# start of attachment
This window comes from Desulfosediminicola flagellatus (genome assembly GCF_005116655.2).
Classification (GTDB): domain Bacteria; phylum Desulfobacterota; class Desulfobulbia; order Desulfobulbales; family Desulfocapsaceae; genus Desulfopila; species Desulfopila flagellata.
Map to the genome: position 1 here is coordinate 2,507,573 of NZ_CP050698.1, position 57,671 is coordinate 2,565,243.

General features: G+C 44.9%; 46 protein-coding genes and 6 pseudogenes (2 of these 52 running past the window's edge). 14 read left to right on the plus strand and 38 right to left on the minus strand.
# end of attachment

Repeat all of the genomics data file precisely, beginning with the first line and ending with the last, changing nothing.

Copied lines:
This window comes from Desulfosediminicola flagellatus (genome assembly GCF_005116655.2).
Classification (GTDB): domain Bacteria; phylum Desulfobacterota; class Desulfobulbia; order Desulfobulbales; family Desulfocapsaceae; genus Desulfopila; species Desulfopila flagellata.
Map to the genome: position 1 here is coordinate 2,507,573 of NZ_CP050698.1, position 57,671 is coordinate 2,565,243.

General features: G+C 44.9%; 46 protein-coding genes and 6 pseudogenes (2 of these 52 running past the window's edge). 14 read left to right on the plus strand and 38 right to left on the minus strand.